The maker of Marlboro cigarettes is considering getting into the cannabis industry. Utah passed a medical marijuana compromise bill that replaces the voter-passed legalization initiative. How legalization in California unwittingly strengthened the black market. Also: Minnesota will add Alzheimer’s to the medical marijuana program. 🌳
Marlboro maker looks to cannabis. Altria Group Inc, the parent company of cigarette maker Philip Morris USA, is in talks with Canadian cannabis producer Cronos Group Inc about a possible investment. “A deal would mark one of the largest combinations between mainstream tobacco and the booming but volatile marijuana sector.” Both Cronos and Altria shares were up on the report. Reuters Cronos confirmed the report in a statement, saying that it is indeed “engaged in discussions” but “no agreement has been reached with respect to any such transaction and there can be no assurance such discussions will lead to an investment.” BBC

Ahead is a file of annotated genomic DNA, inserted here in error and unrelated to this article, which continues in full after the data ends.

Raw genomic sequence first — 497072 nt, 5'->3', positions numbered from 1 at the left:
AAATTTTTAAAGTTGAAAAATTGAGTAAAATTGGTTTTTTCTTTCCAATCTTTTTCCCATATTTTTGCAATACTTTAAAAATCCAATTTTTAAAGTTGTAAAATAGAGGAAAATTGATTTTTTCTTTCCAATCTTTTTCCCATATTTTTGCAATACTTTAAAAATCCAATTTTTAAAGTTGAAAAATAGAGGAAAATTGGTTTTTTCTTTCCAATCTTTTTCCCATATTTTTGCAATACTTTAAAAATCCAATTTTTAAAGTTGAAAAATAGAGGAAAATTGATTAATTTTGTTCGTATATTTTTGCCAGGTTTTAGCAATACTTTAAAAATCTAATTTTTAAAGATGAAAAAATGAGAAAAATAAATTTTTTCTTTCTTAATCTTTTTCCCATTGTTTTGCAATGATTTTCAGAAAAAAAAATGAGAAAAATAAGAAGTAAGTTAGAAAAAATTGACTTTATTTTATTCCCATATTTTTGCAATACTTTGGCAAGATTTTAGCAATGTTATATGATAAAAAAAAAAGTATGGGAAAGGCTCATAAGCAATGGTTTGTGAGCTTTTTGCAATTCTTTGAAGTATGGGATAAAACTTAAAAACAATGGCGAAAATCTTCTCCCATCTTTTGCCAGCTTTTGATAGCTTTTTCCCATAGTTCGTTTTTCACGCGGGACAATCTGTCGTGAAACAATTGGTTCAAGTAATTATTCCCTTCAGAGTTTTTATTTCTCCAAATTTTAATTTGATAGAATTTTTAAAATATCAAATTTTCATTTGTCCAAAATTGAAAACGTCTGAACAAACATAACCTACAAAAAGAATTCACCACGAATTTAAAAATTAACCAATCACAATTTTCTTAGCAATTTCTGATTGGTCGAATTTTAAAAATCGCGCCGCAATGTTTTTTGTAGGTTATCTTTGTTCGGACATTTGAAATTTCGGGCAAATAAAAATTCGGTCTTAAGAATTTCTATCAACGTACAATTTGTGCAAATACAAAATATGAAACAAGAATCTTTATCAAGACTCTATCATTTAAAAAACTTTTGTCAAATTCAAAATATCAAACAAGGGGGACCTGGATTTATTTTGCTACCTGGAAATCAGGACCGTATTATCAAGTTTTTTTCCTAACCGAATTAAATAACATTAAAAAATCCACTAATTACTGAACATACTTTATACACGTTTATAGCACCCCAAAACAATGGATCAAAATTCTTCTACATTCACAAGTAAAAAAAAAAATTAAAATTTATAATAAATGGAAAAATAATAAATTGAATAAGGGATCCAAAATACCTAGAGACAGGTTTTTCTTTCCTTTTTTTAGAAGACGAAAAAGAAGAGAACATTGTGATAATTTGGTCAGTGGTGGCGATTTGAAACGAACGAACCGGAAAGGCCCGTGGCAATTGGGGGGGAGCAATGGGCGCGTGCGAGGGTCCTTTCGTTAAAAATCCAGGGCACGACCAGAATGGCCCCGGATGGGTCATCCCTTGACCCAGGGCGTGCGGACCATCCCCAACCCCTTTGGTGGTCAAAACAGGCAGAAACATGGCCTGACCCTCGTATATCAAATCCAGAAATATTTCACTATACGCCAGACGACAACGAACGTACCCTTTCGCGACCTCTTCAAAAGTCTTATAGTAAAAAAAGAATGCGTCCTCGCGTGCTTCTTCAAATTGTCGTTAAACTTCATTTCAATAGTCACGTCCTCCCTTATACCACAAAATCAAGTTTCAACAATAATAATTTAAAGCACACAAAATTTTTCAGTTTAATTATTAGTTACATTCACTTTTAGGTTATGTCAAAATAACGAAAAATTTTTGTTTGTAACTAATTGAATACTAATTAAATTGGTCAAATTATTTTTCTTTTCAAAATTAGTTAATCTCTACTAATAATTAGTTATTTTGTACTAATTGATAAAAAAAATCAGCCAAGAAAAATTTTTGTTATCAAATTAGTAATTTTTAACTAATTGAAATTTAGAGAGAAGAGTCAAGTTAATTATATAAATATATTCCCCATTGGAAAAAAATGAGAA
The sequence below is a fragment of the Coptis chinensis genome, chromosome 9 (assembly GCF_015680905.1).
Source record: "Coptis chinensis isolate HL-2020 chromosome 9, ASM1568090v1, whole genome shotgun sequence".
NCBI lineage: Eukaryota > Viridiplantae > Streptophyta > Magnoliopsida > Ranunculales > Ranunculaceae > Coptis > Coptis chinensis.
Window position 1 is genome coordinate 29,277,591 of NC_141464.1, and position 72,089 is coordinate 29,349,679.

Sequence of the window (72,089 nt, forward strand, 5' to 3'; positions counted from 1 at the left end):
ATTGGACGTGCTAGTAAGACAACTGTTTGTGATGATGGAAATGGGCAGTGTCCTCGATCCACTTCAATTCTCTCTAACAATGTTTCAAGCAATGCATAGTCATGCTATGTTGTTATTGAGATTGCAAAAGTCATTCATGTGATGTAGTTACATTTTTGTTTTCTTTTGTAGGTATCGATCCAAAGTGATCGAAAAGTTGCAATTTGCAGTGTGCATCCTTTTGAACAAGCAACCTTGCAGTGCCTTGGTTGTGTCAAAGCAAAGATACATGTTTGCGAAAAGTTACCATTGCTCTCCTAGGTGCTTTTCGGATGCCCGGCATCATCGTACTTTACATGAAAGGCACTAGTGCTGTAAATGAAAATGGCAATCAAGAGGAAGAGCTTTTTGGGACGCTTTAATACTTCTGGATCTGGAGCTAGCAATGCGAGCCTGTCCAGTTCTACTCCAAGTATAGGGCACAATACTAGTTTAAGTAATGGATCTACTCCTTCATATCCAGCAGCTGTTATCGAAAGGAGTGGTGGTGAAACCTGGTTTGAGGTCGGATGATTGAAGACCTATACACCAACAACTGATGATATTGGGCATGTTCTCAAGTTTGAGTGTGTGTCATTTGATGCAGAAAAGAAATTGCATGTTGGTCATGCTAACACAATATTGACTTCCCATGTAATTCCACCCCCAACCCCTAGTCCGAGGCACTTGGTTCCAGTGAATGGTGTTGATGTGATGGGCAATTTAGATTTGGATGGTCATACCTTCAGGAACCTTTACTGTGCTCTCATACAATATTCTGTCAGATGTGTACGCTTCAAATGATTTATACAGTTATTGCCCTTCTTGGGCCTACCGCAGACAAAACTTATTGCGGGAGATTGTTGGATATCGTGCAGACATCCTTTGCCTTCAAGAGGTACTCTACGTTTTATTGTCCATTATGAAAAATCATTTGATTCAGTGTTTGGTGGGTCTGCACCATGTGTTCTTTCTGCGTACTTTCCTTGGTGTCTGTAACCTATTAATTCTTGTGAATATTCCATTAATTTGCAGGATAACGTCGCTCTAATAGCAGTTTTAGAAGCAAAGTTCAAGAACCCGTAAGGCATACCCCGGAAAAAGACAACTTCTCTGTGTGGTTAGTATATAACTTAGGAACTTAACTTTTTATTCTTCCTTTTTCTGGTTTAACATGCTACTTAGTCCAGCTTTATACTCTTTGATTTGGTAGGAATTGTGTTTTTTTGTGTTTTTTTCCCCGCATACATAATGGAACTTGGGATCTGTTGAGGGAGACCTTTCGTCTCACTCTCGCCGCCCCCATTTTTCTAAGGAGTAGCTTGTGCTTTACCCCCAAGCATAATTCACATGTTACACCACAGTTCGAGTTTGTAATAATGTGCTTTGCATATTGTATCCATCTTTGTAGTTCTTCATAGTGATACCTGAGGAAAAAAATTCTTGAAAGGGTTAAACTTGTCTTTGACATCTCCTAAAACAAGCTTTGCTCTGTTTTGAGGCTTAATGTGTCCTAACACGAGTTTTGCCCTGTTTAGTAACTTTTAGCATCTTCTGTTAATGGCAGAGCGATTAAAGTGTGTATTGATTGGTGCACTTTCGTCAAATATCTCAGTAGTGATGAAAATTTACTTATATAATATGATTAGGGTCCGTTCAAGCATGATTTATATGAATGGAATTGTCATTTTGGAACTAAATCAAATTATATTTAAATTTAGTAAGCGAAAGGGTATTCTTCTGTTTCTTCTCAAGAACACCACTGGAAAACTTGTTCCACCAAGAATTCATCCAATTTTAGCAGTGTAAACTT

Utah governor signs marijuana compromise bill. Late last night, Utah governor Gary Herbert signed a bill to replace the voter-passed medical marijuana legalization initiative. The legislation passed in the state legislature with wide margins, but controversy continues to surround the bill. One patient advocacy group has threatened to sue. Most opposition came from Democrats: “For us to come in a few days after an election and say, we know better than 52.75 percent of the citizens who went and voted… I think is a level of arrogance we ought not to display,” said state senator Jim Dabakis, (D-Salt Lake City). Cannabis Wire Supporters of the bill like House speaker Greg Hughes believe that legislation would make the medical marijuana program “structurally stronger and politically stronger” than leaving the ballot initiative in place. Deseret News